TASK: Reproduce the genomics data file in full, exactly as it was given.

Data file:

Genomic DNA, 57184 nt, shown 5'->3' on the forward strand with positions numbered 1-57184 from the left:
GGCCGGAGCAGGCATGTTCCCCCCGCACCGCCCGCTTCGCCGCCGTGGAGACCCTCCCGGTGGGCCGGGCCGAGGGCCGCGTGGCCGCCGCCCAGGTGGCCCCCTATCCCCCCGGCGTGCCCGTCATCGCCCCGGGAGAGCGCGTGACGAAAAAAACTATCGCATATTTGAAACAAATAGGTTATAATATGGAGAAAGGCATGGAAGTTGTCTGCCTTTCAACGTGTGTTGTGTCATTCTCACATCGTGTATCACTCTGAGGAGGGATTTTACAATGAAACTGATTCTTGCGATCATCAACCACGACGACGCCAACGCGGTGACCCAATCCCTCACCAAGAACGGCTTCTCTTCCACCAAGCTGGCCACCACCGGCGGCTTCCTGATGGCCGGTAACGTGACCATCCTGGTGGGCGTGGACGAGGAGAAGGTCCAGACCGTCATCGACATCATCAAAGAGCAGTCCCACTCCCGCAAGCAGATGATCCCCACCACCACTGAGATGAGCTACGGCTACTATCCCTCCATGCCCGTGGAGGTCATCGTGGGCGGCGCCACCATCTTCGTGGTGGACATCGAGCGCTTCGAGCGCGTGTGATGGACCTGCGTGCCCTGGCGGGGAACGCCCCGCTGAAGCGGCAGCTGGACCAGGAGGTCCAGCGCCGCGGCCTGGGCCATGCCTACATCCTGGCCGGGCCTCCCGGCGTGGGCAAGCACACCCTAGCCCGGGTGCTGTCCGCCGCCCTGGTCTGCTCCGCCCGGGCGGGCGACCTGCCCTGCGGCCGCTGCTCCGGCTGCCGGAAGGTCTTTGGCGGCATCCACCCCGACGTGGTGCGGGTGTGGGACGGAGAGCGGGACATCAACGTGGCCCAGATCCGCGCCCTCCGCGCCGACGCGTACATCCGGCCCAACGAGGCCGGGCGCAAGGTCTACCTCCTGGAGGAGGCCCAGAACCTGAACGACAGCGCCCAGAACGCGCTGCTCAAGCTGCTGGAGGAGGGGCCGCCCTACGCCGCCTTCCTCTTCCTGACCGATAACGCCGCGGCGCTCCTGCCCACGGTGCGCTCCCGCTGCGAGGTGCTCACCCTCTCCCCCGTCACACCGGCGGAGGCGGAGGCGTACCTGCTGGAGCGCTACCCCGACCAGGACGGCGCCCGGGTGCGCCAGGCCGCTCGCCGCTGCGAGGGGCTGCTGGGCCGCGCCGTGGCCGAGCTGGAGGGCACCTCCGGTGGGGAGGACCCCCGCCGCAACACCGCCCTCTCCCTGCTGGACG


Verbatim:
Genomic DNA, 57184 nt, shown 5'->3' on the forward strand with positions numbered 1-57184 from the left:
GGCCGGAGCAGGCATGTTCCCCCCGCACCGCCCGCTTCGCCGCCGTGGAGACCCTCCCGGTGGGCCGGGCCGAGGGCCGCGTGGCCGCCGCCCAGGTGGCCCCCTATCCCCCCGGCGTGCCCGTCATCGCCCCGGGAGAGCGCGTGACGAAAAAAACTATCGCATATTTGAAACAAATAGGTTATAATATGGAGAAAGGCATGGAAGTTGTCTGCCTTTCAACGTGTGTTGTGTCATTCTCACATCGTGTATCACTCTGAGGAGGGATTTTACAATGAAACTGATTCTTGCGATCATCAACCACGACGACGCCAACGCGGTGACCCAATCCCTCACCAAGAACGGCTTCTCTTCCACCAAGCTGGCCACCACCGGCGGCTTCCTGATGGCCGGTAACGTGACCATCCTGGTGGGCGTGGACGAGGAGAAGGTCCAGACCGTCATCGACATCATCAAAGAGCAGTCCCACTCCCGCAAGCAGATGATCCCCACCACCACTGAGATGAGCTACGGCTACTATCCCTCCATGCCCGTGGAGGTCATCGTGGGCGGCGCCACCATCTTCGTGGTGGACATCGAGCGCTTCGAGCGCGTGTGATGGACCTGCGTGCCCTGGCGGGGAACGCCCCGCTGAAGCGGCAGCTGGACCAGGAGGTCCAGCGCCGCGGCCTGGGCCATGCCTACATCCTGGCCGGGCCTCCCGGCGTGGGCAAGCACACCCTAGCCCGGGTGCTGTCCGCCGCCCTGGTCTGCTCCGCCCGGGCGGGCGACCTGCCCTGCGGCCGCTGCTCCGGCTGCCGGAAGGTCTTTGGCGGCATCCACCCCGACGTGGTGCGGGTGTGGGACGGAGAGCGGGACATCAACGTGGCCCAGATCCGCGCCCTCCGCGCCGACGCGTACATCCGGCCCAACGAGGCCGGGCGCAAGGTCTACCTCCTGGAGGAGGCCCAGAACCTGAACGACAGCGCCCAGAACGCGCTGCTCAAGCTGCTGGAGGAGGGGCCGCCCTACGCCGCCTTCCTCTTCCTGACCGATAACGCCGCGGCGCTCCTGCCCACGGTGCGCTCCCGCTGCGAGGTGCTCACCCTCTCCCCCGTCACACCGGCGGAGGCGGAGGCGTACCTGCTGGAGCGCTACCCCGACCAGGACGGCGCCCGGGTGCGCCAGGCCGCTCGCCGCTGCGAGGGGCTGCTGGGCCGCGCCGTGGCCGAGCTGGAGGGCACCTCCGGTGGGGAGGACCCCCGCCGCAACACCGCCCTCTCCCTGCTGGACG